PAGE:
Last month Gareth and I went on our honeymoon to Japan. It was quite a while to wait, but after all the events of the previous year it was good to have a wee break, and then the best time for us to travel next was in April. This worked out perfectly for Japan and cherry blossom season.
2016-04-12 Tokyo

We got to Tokyo on a Monday morning, and were met by a rep from the travel company, who helped us purchase our Japan Rail passes and got our inter-city train journeys booked for the rest of our trip. The JR pass is available only to foreign tourists, and lets you ride on any of the main Japan Rail lines across the country, which also includes a circular route within Tokyo – very handy! Our first ride on the bullet train from the airport into Tokyo was very exciting, and we saw our first Japanese cherry blossoms whizzing by.

In the evening we headed out and got a little more familiarised with our subway station, Shimbashi, which is quite a major interchange station, and has practically a district of underground walkways and shops. We then headed out to Ginza to admire the bright lights of the city.
2016-04-11 Tokyo
2016-04-11 Tokyo

We wandered around for some time and were keeping an eye out for somewhere to eat, and then we happened upon a little izakaya (quite like a pub – for eating as well as drinking). This one seemed to be a jazz bar, and specialised in kushiyaki and yakitori (grilled meat/veg skewers and grilled chicken skewers), which were so delicious. At 9 the kitchen closed and the live music started up; the singer and pianist were good but we were so tired and jet lagged that we soon headed back.
Collage Tokyo 01

The Shimbashi and Shiodome area, where we were staying, is about a couple of stops away from the main city centre areas. It’s is still quite busy, full of commuters going into the city in the mornings – whom we affectionately referred to as the black and white army of Tokyo (they really like their neutral coloured workwear) – and returning again in the evening rush hour.
2016-04-13 Tokyo
Even the alleyways are full of restaurants

One of the most brightly lit places in Shiodome is the Pachinko centre. We’d heard about Pachinko (Japanese equivalent of slot machines) and seen it everywhere, so after a couple of days in Tokyo we ventured into our ‘local’ centre in Shiodome. It’s a huge pastime in Japan, so we had to have a go. We didn’t really get how it worked, even though we were given an instruction booklet in English especially for tourists, but it was all very cute and full of themed animated characters – even the burly gentleman a little way down from us was listening intently to what the pink dolphin was saying on his machine. We messed about for a little bit, but soon gave up the dream of winning even a stuffed toy, and moved on.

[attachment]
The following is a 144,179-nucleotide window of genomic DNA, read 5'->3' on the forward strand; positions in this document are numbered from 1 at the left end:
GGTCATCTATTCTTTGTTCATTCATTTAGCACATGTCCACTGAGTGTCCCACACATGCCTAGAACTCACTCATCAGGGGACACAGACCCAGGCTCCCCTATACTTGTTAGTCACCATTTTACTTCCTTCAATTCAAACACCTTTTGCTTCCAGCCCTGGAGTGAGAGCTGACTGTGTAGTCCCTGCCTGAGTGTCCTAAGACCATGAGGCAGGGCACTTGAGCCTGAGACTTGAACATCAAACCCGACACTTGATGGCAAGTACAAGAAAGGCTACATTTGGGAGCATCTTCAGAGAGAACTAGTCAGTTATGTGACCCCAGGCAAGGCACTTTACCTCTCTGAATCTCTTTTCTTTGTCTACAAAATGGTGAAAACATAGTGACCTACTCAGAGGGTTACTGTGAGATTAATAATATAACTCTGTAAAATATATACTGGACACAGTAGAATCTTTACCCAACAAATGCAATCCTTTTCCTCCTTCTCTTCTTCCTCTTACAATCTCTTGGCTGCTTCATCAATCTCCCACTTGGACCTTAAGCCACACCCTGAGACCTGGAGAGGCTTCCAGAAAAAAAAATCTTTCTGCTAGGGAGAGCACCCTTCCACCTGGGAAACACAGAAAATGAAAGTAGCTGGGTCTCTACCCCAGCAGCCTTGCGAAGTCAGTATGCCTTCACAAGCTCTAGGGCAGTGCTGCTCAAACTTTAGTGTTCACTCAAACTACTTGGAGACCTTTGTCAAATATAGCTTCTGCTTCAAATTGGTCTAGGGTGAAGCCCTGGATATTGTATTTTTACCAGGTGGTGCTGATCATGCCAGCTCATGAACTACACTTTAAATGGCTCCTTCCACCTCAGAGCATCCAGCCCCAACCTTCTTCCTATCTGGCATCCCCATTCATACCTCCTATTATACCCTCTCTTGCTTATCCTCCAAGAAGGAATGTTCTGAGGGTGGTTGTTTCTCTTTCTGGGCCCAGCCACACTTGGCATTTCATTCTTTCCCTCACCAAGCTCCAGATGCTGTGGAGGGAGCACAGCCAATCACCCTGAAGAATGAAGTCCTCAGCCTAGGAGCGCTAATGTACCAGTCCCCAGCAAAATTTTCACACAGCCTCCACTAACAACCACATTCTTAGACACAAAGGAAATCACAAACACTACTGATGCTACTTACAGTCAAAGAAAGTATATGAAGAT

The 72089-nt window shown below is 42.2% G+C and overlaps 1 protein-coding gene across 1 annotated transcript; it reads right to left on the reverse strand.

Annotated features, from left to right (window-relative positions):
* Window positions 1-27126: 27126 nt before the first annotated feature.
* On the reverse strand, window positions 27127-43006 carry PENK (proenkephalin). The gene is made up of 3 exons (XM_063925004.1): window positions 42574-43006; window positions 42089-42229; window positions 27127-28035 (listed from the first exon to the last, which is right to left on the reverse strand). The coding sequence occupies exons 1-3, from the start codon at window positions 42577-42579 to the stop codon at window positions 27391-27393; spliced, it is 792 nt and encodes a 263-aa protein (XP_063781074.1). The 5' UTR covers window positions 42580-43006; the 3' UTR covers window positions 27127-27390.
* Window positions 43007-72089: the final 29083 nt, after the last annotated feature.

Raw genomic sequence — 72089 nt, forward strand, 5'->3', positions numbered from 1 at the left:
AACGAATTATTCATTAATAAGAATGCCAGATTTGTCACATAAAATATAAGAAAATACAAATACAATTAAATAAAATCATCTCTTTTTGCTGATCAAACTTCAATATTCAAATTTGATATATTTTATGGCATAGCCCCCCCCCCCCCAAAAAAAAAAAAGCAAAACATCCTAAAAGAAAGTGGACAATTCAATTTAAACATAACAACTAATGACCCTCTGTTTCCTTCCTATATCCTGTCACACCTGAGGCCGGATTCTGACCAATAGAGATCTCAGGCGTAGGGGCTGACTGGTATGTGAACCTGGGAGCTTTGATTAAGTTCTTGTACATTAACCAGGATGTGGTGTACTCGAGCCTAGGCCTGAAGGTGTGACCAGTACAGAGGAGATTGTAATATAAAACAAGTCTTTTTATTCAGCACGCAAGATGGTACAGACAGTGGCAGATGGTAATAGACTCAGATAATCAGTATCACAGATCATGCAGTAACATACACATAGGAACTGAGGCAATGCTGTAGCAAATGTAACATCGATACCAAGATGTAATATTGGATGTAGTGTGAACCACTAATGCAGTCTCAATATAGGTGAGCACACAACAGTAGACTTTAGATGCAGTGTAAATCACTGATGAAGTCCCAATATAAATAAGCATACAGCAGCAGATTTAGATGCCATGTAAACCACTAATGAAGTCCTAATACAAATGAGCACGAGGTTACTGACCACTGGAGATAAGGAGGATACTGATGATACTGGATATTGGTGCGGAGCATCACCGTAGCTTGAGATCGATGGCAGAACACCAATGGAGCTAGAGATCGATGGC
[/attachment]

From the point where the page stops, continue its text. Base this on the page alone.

2016-04-13 Tokyo

That was just the start of our trip, where we spent the first five days in Tokyo, with a day trip to Nikko; the next two days in Hakone; and the final five days in Kyoto, with day trips to Nara and Himeji. We visited many temples, shrines, historic buildings, beautiful gardens; ate SO MUCH AMAZING FOOD; got our fill of manga, anime, and kawaii (cute) things; learned about Japanese history and culture; and had a wonderful time. I can’t wait to tell you more about it over the next several posts.

Say cherry blossom!
2016-04-12 Tokyo

10 thoughts on “Japan

  1. >they really like their neutral coloured workwear

    How do people normally dress for work in offices in other countries? I’m just curious. Do workers dress colorfully? Maybe I’m just used to Japan, but I’ve never given the clothes people wear here a second thought…just seems normal to me. Is it unusual?

    • I’m no fashionista but I like looking at styles and colours. Here in the UK and in Malaysia (where I’m from) work wear does seem a lot more colourful in comparison. I guess neutrals are a staple everywhere, but I’m used to people pairing them with more colours and prints. In Malaysia ethnic wear is accepted as smart and formal clothing, so it’s perfectly normal to see people in patterned baju kurung, Punjabi suits, or batik shirts in offices there.
      In the UK I’d say over the last ten years or so men have been wearing a lot more colour too. Instead of just white or blue shirts it’s now normal to see pink, purple, and other colours on men, and ties have gotten a lot more colourful as well.
      So although there was colour in the commuting crowd, particularly in women’s accessories and shoes, we both noticed the difference, especially on a subway escalator in rush hour with a sea of people ahead!

      • In Japan, the color of the suit and the color of the tie has significance. We can tell if a person is going to work, a job interview, a wedding, a graduation or a funeral, etc by the way they’re dressed.
        In very few, if any at all, professional settings in Japan would pastel color suits be acceptable.
        On weekends and holidays, people dress as colorfully as they choose.

      • Yes, certainly plenty of colour and variety in the casual outfits. I didn’t realise there was that level of significance in clothing for work or formal occasions though; that’s really interesting, thanks!

  2. That looks so interesting! And a lovely photo of you both at the end.
    Very interesting about the black-and-white. Although I worked as a lecturer for 20 years, I never ever wore black. I never wanted to give up expressing myself through colours. The only black clothes I own, apart from one winter coat, are clothes for funerals and more recently my choir outfit.

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